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Russia woos savers with bonds 102% yield offered to lure billions from under mattress


MOSCOW -- Hoping to lure billions of dollars of cash out from under the nation's mattresses and into the state budget, the government yesterday issued Russia's first post-Communist savings bonds.

The issue of 1 trillion rubles -- $223 million -- worth of one-year bonds carries a promise to pay 25 percent interest in just the first quarter. The small face value of the bonds -- the equivalent of $20 to $100 -- is aimed at private citizens.

However, the appeal of such high interest rates and easy access has to be weighed against the vast public skepticism of the government and the banking system.

There are reasons that $7 billion to $20 billion -- by government estimates -- sits wadded up in people's homes and not in savings accounts or in investment instruments, said Yevgeni Gontmakher, a Gaidar Institute economist and former social policy adviser to President Boris N. Yeltsin.

"Our population doesn't trust our government, and our people have no financial culture," he said.

Russians often were sold government bonds during the Soviet era, but most were never redeemed. So parting with money to bank or invest requires a huge leap of faith here. Getting it back is no easy trick. Bank management often decides on a whim not to allow withdrawals on a given day, checks are not used here, there are virtually no ATMs for domestic banks, and banking scams and bankruptcies rock the nation practically weekly.

Moreover, the inflation that wracked the first years of Russian democracy withered ruble bank accounts. The ruble savings that would have bought a car in 1992 barely buys a kielbasa today. So converting rubles to dollars and smuggling them away in the house has been the primary inflation hedge here.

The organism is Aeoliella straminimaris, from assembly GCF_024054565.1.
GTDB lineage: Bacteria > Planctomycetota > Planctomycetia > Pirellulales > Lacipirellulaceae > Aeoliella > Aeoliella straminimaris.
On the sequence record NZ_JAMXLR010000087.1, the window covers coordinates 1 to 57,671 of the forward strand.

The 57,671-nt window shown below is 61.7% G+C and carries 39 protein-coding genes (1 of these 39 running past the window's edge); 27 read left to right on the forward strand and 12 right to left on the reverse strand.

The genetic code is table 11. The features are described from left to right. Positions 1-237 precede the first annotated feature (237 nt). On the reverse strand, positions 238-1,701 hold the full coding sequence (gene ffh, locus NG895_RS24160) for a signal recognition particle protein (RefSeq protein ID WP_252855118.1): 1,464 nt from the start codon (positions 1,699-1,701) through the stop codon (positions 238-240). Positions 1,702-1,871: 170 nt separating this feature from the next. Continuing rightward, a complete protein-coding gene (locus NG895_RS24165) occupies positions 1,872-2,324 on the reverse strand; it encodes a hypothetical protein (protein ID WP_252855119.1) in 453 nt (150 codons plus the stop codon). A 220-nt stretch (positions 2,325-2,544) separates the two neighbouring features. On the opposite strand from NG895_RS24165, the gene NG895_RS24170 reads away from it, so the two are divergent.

Even physically, the new post-Communist banks that have sprung up -- 800 of them in Moscow alone -- look a little shady. Typically bank branches are not the marble-columned bastions of public trust, but cubbyholes along dark corridors where admittance is determined by guards carrying automatic weapons.

Even so, yesterday's bonds had some takers.

At least 100 people had signed up and left money for bonds just at Orgbank's branches around Moscow yesterday, said Lev Lipkansky, director of the private bank's bond division.

Considering that the government can't even deliver the actual bond certificates until Monday, the willingness of citizens to put money down ahead of time shows an encouraging amount of confidence in the government, he said.

People are just so desperate to find a safe place to keep their money that the new concept of bonds that have interest-bearing coupons redeemable quarterly will lure plenty of pensioners and other people with less than $100 to invest, said Klara Zastenker, an Orgbank branch manager.

Asked if she really thinks that the government will pay its obligations this time, she said the government has had a good record with its treasury bill payments, but the bonds are "an untested technology."

Yelena Gonchar, a gold mining company financial officer, stood in line yesterday to put $600 of her own into bonds and $1,000 entrusted to her by colleagues. Her company also has invested $200,000 in the savings bonds.

"A culture of trust is just being formed," said Ms. Gonchar, who said she remembers the unpaid bonds that her parents were forced to buy during the Stalin era. "There are employees of my firm of the older generation who can't be convinced that it's not enough to just put money in the bank or in the house but they have to make money work.

"Russia's the kind of a country where there's risk with everything you do. So we don't have any choice but to trust the government," she said. "It is a gamble."

The Yeltsin government is gambling, too, in its effort to gain public confidence in order to cover its deficit, said Mr. Gontmakher. In promising 102 percent annual interest on the bonds, the government is betting that inflation will drop to less than 2 percent a month from its 10 percent-a-month clip in the first half of the year, he said.

If the government can't pay off the bonds as promised, it would sour public confidence not just in the economy but in elected officials themselves. And parliamentary elections are scheduled in December, presidential elections in June.

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